"I grew up racing motocross in the UK but moved to Dubai in 2009 where I got into rally and then Dakar. It's a strange route; most Dakar riders get there through enduro riding."
So why the switch?
"I was racing motocross in Dubai, Australia and America but it just kind of happened. I raced a desert series in Dubai, did pretty good, and from that I raced the Abu Dhabi Desert Challenge and that got me into rally and the Cross-Country Rally World Championship and finally Dakar."
What's the appeal compared to motocross?
"The freedom; you just ride where you want to and no one complains, which I love. You don't get that in the UK."
So was Dakar always on the horizon?
"No, not really. I didn't even really follow it when I was motocrossing, it just all fell into place and after competing with Marc Coma and all the top guys in the Desert Challenge it just sort of happened."
"Seven entered, three times I had an engine fault, once I crashed out and the first race I finished I won! I also didn't make the start twice - I broke my femur before one and both my wrists before another..."
Didn't you think about giving it up?
"No! In the end motorsport is a risk, that's the name of the game and I love racing bikes. I love a challenge and Dakar is a massive challenge."
How hard is the Dakar on two wheels?
"Really hard, I lost a stone and a half in 12 days... The longest day we had was about 800 miles, mainly off-road, and that was day eight. We were on the bikes for 12-15 hours a day and that day was 16-17 hours of hell. During the event we went from 48 degrees in Paraguay to two degrees in Bolivia at 4,000 metres up, then back to Argentina at 45 degrees for five days."
"You get up at 3am and try and force cold pasta down your neck for sustenance, which sucks. You leave the bivouac at 3:30-4am then you ride a road section for anything between 50 and 300km before the special stage, which can be 500-600km, then it's 200-300km on the road to the next bivouac. When you arrive you have to do your road book for about four hours and then it's time for food and bed. Generally you are in bed by 9 or 10pm if you are lucky. It's rough and you do 12 days straight with only one rest day."
How do you keep motivated to get up and do it again?
"It's the challenge. If you ask a marathon runner at kilometre 42 if they are having a good time they will say no. But afterwards it's such an amazing experience and the whole team is behind you. I've been through a lot of bad things and that really forced me onwards as I really wanted it."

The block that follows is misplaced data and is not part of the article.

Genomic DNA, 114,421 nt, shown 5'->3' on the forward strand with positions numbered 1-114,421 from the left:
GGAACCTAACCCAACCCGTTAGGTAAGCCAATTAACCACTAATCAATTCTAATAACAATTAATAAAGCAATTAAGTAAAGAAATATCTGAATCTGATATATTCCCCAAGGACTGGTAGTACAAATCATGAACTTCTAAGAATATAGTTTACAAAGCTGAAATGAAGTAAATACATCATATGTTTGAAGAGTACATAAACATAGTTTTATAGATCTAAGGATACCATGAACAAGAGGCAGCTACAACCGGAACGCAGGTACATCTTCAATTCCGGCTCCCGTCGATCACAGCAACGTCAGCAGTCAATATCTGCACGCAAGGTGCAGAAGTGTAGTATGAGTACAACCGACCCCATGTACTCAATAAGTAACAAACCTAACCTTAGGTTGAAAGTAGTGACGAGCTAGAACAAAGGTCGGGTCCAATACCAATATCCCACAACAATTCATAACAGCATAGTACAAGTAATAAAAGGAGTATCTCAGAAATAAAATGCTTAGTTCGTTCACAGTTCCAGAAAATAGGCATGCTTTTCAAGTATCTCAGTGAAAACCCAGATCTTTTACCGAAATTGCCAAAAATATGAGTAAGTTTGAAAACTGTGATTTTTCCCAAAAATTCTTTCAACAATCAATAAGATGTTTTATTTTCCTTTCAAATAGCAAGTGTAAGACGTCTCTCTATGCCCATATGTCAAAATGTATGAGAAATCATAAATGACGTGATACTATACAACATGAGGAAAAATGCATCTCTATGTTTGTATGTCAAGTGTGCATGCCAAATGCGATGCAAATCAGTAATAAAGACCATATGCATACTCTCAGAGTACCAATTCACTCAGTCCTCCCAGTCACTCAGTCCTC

You have had some terrible injuries, what have you done to yourself?
"So many. When I was 16 I broke both my ankles, my tibias and fibulas, knees and pelvis. I've done five collar bones, both scaphoids, I've had arm-pump operations, I've done my left foot, left arm, fingers, knuckles, femur last October and I have a right leg that is 2cm shorter than the left with a huge rod in it! I now walk around in circles..."
"Quite a few as the organisers put us through a tough time; Marc Coma was in charge of the route and ensured we were in for a rough ride. My arms were destroyed when I finished and I still have marks on them as well as a thorn in one that needs to be cut out. Day 10 was a rough one. I was leading and it was a hot day and very hard to navigate, I got lost and stressed out and that was bad. When you get in a flap that's when accidents happen and the heat doesn't help - two top riders passed out that day due to the heat."
Did you have any close moments this year?
"Day 10! I made some navigation mistakes and didn't know where the other guys were, so I was stressed until I reached the refuel point. Luckily everyone got a bit lost."
What's the hardest part of Dakar? Riding? Navigating? The lack of sleep? Endurance?
"All of it together - sleep deprivation, temperature, long hours on the bike, altitude, everything. It's so hard to focus for so long and so easy to make a mistake and when you clip a stone at 120mph off-road it can go wrong very quickly. You think you are OK as you are used to blocking out the pain, but then you make a small mistake... Also, you are always riding on new terrain and we are riding flat-out - it's a race, not a sightseeing tour."
"Very cool. When you are there you don't really think about it, but being back home you realise that everyone is really proud of what you have achieved. That's really cool and a great feeling."
Did you cry as you crossed the line?
"Yeah, I was a little bit emotional. I didn't realise just how much pressure was on my shoulders until I crossed the line and it all came out at once. And then I went to a mad party..."